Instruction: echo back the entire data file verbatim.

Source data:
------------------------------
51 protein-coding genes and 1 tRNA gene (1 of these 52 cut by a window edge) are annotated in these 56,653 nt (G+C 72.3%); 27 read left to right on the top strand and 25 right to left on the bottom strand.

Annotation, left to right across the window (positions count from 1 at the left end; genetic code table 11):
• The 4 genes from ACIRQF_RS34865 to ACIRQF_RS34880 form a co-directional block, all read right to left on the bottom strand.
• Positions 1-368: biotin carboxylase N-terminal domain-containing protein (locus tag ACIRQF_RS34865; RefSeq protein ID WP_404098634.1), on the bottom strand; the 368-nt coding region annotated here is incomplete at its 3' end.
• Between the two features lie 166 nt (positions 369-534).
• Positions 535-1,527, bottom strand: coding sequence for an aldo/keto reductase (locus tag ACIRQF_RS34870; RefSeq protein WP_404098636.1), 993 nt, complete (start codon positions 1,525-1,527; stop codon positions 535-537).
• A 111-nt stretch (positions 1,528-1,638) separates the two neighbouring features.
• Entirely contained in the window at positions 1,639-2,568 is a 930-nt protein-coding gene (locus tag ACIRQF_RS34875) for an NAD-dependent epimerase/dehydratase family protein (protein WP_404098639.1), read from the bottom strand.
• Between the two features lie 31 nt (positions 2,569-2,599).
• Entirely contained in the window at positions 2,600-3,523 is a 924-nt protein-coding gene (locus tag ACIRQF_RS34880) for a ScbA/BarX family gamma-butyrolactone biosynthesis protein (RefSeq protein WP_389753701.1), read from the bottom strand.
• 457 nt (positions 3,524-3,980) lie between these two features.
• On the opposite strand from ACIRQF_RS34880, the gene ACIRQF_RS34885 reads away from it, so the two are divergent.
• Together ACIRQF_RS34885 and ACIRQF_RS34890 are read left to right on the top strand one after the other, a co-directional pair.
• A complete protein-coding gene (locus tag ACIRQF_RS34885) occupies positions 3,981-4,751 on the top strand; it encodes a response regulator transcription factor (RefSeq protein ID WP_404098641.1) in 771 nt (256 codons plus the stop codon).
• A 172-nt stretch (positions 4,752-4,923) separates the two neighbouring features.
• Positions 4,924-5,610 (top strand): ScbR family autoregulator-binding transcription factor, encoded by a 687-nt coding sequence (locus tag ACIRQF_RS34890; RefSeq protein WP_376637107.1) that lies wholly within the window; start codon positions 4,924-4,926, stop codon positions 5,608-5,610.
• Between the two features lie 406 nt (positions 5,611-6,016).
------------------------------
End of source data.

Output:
51 protein-coding genes and 1 tRNA gene (1 of these 52 cut by a window edge) are annotated in these 56,653 nt (G+C 72.3%); 27 read left to right on the top strand and 25 right to left on the bottom strand.

Annotation, left to right across the window (positions count from 1 at the left end; genetic code table 11):
• The 4 genes from ACIRQF_RS34865 to ACIRQF_RS34880 form a co-directional block, all read right to left on the bottom strand.
• Positions 1-368: biotin carboxylase N-terminal domain-containing protein (locus tag ACIRQF_RS34865; RefSeq protein ID WP_404098634.1), on the bottom strand; the 368-nt coding region annotated here is incomplete at its 3' end.
• Between the two features lie 166 nt (positions 369-534).
• Positions 535-1,527, bottom strand: coding sequence for an aldo/keto reductase (locus tag ACIRQF_RS34870; RefSeq protein WP_404098636.1), 993 nt, complete (start codon positions 1,525-1,527; stop codon positions 535-537).
• A 111-nt stretch (positions 1,528-1,638) separates the two neighbouring features.
• Entirely contained in the window at positions 1,639-2,568 is a 930-nt protein-coding gene (locus tag ACIRQF_RS34875) for an NAD-dependent epimerase/dehydratase family protein (protein WP_404098639.1), read from the bottom strand.
• Between the two features lie 31 nt (positions 2,569-2,599).
• Entirely contained in the window at positions 2,600-3,523 is a 924-nt protein-coding gene (locus tag ACIRQF_RS34880) for a ScbA/BarX family gamma-butyrolactone biosynthesis protein (RefSeq protein WP_389753701.1), read from the bottom strand.
• 457 nt (positions 3,524-3,980) lie between these two features.
• On the opposite strand from ACIRQF_RS34880, the gene ACIRQF_RS34885 reads away from it, so the two are divergent.
• Together ACIRQF_RS34885 and ACIRQF_RS34890 are read left to right on the top strand one after the other, a co-directional pair.
• A complete protein-coding gene (locus tag ACIRQF_RS34885) occupies positions 3,981-4,751 on the top strand; it encodes a response regulator transcription factor (RefSeq protein ID WP_404098641.1) in 771 nt (256 codons plus the stop codon).
• A 172-nt stretch (positions 4,752-4,923) separates the two neighbouring features.
• Positions 4,924-5,610 (top strand): ScbR family autoregulator-binding transcription factor, encoded by a 687-nt coding sequence (locus tag ACIRQF_RS34890; RefSeq protein WP_376637107.1) that lies wholly within the window; start codon positions 4,924-4,926, stop codon positions 5,608-5,610.
• Between the two features lie 406 nt (positions 5,611-6,016).